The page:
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I always wondered if marketing lives in the heart or in the head. Should you trust your instinct or your integers? Often the answers both, but should you lead with one more than the other? So bring your heart and your head and join us in the conversation. This week I'm joined by so young king, Chief Marketing Officer at EOS. Eos Products, the iconic beauty brand, has sold over a billion lip bombs worldwide. In her role, so young is responsible for driving the overall strategy, planning and operations for marketing and e commerce. Since joining, she has completed a total reboot of the brand identity, from resetting creative and strategic vision to dramatically expanding the category footprint and product pipeline, to launching experiential marketing initiatives like the influencer collaboration, Flavor Lab and EOS microbatch, DTC fashion drops. So young has been named a Forbes Cmo next and honor bestowed on leaders like her who serve as models of a new, emerging and disruptive chief marketer. She was also selected by business insider as a CMO to watch for reshaping marketing and by glossy as a beauty innovator who is driving change in the beauty industry. Also, most recently she was named a campaign US female frontier honoree and we are thrilled to have her here. So today's theme is experimentation and innovation, turning calculated risk into Business Roi, which you've done so successfully at Eos. That sound like a good theme. Yeah, it sounds great. Let's getting cool. So you have a background in architecture from MIT and a dual MBA in marketing and finance from the warden school. Your educational background is really amazing and when we talk about soul in science, it's kind of the perfect marriage of you've got marketing, you've got finance, you've got architecture. It's like a blend of everything. How did you sort of find your way into where you are today? Well, I never knew or anticipated that I would end up in the role that I'm in today, but I think that's pretty common. I think you'll hear more of these days that career journeys are not linear and that folks didn't plot meticulously plot out where they were going to be from A to B. So for me, I think that I've always had the the the desire to pursue a career that was part art and part science. I think that that's kind of reflected in sort of my earlier days. I've always been somebody who's fascinated by art, design, creativity and storytelling, but also math, science technology, and I think that, honestly, the modern marketing role is the perfect combination of both aspects of those. Did you at one point think you would become an architect? I did, I really did. I loved architecture and that I actually architecture is also a marriage of art and science very much and so, yeah, and so that's why I studied it. But I think that, you know, like life took me on a different path, a different journey. I think I actually ended up in the business world for probably about a decade of my career Post College, before finding my way back into what I think is ultimately the right fit for me, in marketing. Where you ever curious about marketing? Did it it? Was it even on your radar? No, you know what, I didn't know that marketing was for me, and I think that that was actually a naive point of view, because I think in my mind marketing was marketing equal to advertising, but it's so much more than that. Marketing is storytelling, it's understanding human behavior, it psychology. It is also highly analytical and data driven. There's so many different aspects to this broad realm of marketing and I think that I didn't understand that at the time. But there were things along the way during that year,...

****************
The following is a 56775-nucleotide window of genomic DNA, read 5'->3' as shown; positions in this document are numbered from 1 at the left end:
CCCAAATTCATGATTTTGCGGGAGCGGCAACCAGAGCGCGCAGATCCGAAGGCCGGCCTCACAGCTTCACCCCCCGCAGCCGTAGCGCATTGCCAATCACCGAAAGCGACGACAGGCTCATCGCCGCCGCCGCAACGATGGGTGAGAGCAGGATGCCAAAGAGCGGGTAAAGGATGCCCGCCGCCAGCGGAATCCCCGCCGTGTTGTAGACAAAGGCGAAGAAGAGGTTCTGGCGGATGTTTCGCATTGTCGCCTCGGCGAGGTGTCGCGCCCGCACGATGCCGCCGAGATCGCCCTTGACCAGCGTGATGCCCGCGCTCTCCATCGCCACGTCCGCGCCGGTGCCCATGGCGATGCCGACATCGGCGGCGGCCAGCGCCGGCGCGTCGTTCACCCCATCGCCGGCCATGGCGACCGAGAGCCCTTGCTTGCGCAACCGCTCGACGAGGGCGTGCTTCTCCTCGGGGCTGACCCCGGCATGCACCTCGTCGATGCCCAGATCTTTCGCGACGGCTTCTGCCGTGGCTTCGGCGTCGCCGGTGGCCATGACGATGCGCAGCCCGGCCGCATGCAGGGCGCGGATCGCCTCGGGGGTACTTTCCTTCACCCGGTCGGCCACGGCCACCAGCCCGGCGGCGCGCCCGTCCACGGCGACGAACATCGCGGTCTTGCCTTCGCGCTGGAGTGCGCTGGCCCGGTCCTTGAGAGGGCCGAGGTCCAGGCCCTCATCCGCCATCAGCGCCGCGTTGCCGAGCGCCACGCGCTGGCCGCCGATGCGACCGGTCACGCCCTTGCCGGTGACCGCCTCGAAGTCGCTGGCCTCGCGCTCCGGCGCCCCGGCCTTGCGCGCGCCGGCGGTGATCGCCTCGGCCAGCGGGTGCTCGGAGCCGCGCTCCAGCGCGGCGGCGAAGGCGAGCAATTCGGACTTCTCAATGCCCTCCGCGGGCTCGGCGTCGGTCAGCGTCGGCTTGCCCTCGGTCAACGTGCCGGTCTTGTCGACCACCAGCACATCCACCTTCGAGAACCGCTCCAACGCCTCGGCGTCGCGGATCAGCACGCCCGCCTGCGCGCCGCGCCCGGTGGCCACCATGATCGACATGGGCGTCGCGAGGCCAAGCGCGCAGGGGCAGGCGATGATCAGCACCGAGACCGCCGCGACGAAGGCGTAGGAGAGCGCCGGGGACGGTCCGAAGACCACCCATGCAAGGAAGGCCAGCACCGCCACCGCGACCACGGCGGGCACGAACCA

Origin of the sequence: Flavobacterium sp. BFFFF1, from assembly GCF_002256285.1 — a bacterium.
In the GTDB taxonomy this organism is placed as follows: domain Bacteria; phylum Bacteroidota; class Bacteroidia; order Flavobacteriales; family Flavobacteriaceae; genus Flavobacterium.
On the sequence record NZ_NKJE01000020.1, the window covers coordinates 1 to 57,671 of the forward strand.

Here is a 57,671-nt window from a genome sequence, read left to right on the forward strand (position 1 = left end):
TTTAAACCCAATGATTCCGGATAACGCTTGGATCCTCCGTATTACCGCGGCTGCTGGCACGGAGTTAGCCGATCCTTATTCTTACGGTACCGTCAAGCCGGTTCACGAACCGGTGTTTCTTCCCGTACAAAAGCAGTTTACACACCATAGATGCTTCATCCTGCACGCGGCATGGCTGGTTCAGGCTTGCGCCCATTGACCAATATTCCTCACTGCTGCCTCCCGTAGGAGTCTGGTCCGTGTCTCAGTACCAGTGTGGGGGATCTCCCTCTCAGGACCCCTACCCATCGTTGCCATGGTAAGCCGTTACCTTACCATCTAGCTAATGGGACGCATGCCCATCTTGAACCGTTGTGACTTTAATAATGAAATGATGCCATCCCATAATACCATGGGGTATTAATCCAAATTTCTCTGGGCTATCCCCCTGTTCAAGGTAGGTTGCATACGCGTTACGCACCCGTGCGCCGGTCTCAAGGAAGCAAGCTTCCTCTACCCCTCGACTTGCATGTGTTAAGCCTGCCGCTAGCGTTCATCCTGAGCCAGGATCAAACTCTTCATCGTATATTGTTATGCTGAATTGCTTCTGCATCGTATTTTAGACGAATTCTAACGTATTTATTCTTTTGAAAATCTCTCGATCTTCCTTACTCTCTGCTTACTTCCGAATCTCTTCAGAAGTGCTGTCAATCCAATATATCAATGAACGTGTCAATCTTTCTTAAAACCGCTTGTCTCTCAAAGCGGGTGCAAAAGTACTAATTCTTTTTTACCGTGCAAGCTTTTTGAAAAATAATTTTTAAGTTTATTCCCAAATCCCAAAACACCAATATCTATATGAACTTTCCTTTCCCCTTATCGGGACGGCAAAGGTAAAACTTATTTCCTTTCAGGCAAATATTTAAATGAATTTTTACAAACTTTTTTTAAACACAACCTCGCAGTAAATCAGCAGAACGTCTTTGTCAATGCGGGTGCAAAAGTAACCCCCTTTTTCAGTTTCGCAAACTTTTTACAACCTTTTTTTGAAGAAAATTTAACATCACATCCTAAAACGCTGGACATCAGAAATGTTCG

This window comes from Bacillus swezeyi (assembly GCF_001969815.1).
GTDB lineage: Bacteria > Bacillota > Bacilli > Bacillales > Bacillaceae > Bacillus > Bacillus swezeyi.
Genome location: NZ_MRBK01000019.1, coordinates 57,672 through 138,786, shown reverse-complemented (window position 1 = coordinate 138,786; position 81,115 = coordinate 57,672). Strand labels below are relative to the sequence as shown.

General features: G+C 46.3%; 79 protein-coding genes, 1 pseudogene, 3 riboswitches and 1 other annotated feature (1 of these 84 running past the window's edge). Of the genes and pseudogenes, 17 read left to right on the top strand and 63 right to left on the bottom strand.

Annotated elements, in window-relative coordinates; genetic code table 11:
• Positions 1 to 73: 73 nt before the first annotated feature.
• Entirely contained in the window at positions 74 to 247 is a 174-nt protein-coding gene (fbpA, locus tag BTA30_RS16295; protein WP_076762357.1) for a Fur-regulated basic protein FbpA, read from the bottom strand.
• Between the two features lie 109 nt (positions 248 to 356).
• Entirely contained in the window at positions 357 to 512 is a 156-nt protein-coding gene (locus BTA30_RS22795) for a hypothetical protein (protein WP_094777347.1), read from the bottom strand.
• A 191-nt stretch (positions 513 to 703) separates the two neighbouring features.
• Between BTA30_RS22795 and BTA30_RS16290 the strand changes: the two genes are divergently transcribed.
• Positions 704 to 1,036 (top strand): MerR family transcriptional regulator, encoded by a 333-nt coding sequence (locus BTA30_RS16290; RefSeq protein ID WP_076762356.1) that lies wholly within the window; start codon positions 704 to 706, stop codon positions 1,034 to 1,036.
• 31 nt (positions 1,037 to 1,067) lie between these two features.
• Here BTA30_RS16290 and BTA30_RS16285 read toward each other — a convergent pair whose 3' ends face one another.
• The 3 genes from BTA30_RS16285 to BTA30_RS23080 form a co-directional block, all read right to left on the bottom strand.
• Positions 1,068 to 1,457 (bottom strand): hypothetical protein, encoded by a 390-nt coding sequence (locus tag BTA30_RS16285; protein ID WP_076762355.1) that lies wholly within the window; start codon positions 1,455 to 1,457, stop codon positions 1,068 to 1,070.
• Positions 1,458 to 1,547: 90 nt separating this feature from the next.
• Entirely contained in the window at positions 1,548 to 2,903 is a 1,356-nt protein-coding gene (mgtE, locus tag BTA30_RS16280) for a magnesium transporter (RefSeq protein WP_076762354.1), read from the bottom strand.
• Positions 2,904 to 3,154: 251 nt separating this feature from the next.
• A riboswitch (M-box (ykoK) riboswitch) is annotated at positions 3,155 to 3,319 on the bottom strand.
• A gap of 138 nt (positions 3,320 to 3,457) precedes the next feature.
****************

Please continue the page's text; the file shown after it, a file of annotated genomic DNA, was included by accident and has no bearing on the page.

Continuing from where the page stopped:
...that that decade of being in the business world that I think actually today served me so well as a CMO. Things like being intensely obsessed with the consumer experience and understanding and wanting to talk to people to put context around data points. I mean, these are things that do happen in the business world that are actually incredibly aligned to the marketers tool kit. So yeah, I think that there were things that excited me along the way throughout my career that I just didn't realize that they all ended up being science pointing towards a career in marketing. Yeah, that's great, and you remember your first when you started? What was your first job in marketing? I would say that some of the work that I was doing in the consulting world would have been related to consumer insights, new white space, new storytelling and brand repositioning, but that was on behalf of other clients. Yep, so as much as I you know, as much as I you know, was very firmly in that business world. The work that I kept gravitating to was actually very much marketing related. Sometimes in advertising, as marketers, when we think about the brands we work on and we get so caught up in them, we do lose sight that the most important thing is always the audience, because that audience will always tell you what to do if you if you turn up their voice, you know, if you listen loud enough, you'll always sort of know what to do. But sometimes we get so caught up in, yeah, you know what products are making more margin or what retailers want or you know, depending on what product or service you're selling, that we lose sight of the of the consumer and the audience, and that's really we always have to go back to that. I think you just said a lot about the the what really resonates with me about the thinking about marketing as soul in science is very much what you just said, because science comes in a lot of different forms and can be data, it can be true like actual, you know, spreadsheets and numbers, but there's also a part of science. It's all about insight and gathering external information to help you formulate stronger strategies and and creative internally. And so the the idea that you can that you can spend more of your time listening as inputs and understanding the consumer experience. That's a part of science. But then the soul comes in and in being able to deliver something that this outside party couldn't have even told you. It's about connecting the dots and creating a spark of something that's not doing exactly what they're asking you to do, but doing something more than they could have even imagined. Yeah, that's a soul. That is very well said. So you know, I've had the pleasure of we've done work with you in the past. We've seen you do work with other agencies as well, and I think I'm always in awe about how you balance the calculated risk, like doing something risky, but also balancing is this risking a return? The ro I want, because you you have that that soul in science experience and that background. How do you think about that? Balancing the left brain right brain thinking when you think about your strategies for for Eos? Well, I think I mean first of all, I think that a lot of the the you know, sort of leaning into experimentation has come actually through partnerships with with you and your team, frankly, because if I think about things where we've really seen success, and trust me, like not everything has been a success. There are things that we try that don't work, but the point is that we try and I do think that as a as a modern marketer, you have to leave room for experimentation and everything that you do, they're always has to be room on the edges for you to try new things and you actually have to make the space for that. It's not just, Hey, I'm going to try this this thing ad hoc or, you know, periodically I try something new. We actually build into everything that we do a dedicated portion of our resources, whether it's...